Finding the right CBD product can feel overwhelming. Here are some things to consider when shopping for the right one for you:
Type of product
Choosing the type of CBD product you’re gonna buy is the fun part! There’s a big wide world of CBD and plenty of options to choose from, including gummies, capsules, oils, creams, lotions, and more.
If you want full-body effects, an ingestible product like an oil, gummy, or capsule might be the way to go.
But if you’re looking to target a specific area (maybe your fingers are aching because of arthritis), a topical product like a salve or lotion might do the trick.
Here’s a quick lowdown on each type of product:
- Oils and tinctures. Oils and tinctures are multitaskers. Put a couple of drops in your mouth and swallow (or for tinctures, under your tongue), or add to your fave bevvy. You can also put a few drops in your fave lotion or moisturizer to apply topically. Dosage is flexible too, which can be a pro or a con depending on your preference.
- Gummies. These are sweet because they’re pre-dosed. They’re a good option if you don’t want to swallow a pill. All you need to do is eat it and you’re done. Just remember that it takes a little while for these to kick in since you need to digest the gummy.
- Capsules and pills. These are also pre-dosed and easy to take. Just take with water and boom — you’re good to go.
- Topicals. Creams, salves, lotions, and balms. Apply these to achy areas, dry skin, or (sometimes) to your face or hair to get the pain-relieving and skin- and hair-soothing benefits.
Choose reputable manufacturers that are transparent about their products and processes, and make sure they have an up-to-date certificate of analysis (COA) from a third-party lab.
And don’t forget to look at user reviews. If there are a lot of complaints, it’s best to steer clear!
Look into where the CBD is coming from. Opting for U.S.-grown hemp is a good idea, thanks to agricultural regulations in the United States.
Consider, too, the type of hemp used to make the product. Try to find products that are made using the flower, not the stalk or stem, of the hemp plant.
For CBD oil products, make sure the carrier oil is high quality. Why? Because carrier oils dilute CBD, which can make using and dosing easier but also diminish the quality of the CBD if it’s a low grade oil.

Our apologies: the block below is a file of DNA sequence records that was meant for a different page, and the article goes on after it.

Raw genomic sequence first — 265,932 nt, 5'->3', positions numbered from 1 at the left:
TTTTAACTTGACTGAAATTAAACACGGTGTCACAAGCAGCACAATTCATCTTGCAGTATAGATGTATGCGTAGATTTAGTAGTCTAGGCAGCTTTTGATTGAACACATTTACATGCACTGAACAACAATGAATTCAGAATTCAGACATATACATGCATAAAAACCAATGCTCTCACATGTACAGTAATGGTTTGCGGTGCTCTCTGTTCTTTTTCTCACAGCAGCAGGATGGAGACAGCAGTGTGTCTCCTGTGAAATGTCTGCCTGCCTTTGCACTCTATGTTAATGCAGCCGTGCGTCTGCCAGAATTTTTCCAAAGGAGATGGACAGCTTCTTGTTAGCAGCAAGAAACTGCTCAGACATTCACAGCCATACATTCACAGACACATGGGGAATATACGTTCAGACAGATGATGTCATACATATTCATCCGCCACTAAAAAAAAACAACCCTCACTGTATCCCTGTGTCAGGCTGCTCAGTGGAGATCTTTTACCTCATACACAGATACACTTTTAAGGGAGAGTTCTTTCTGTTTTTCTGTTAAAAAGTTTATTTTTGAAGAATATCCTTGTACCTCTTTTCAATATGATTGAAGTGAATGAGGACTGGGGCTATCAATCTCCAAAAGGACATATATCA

Commonly used carrier oils include MCT or coconut oil, hempseed, and olive oil. If possible, opt for products that contain organic carrier oils.
Product concentration is also important to consider. If you’re new to CBD, start with a low potency product before working your way up. But also make sure you’re getting your money’s worth.
If you’re trying CBD for chronic pain, you may want to go with a higher potency than you would with a broad- or full-spectrum product.
Testing from a third-party lab is a MUST. No testing is a major dealbreaker. How do you know if a product’s been tested? Look for an up-to-date COA (it shouldn’t be more than a year old), and check that the product is tested for contaminants and contains what the company says it should. In the case of isolates, that means zero THC.
Also always double-check that the COA matches what the brand says about the product (within reason, of course). If the brand says there’s 500 mg of CBD in the product and the COA says there’s 250 mg, that’s NOT cool.
At this point, you may be wondering, “How do I even use these products?”
Generally speaking (but not always, so be sure to read the manufacturer’s directions before anything else!), the different types of products are easy to use:
- Oils: Place the manufacturer-recommended number of drops under your tongue, letting them sit for 10 to 20 seconds before swallowing.
- Gummies: Just pop them into your mouth, then chew and swallow. Yum!
- Topicals: Apply directly to the affected area. (PSA: Don’t ingest CBD lotions or creams!)
- Pills and capsules: Take with water as directed.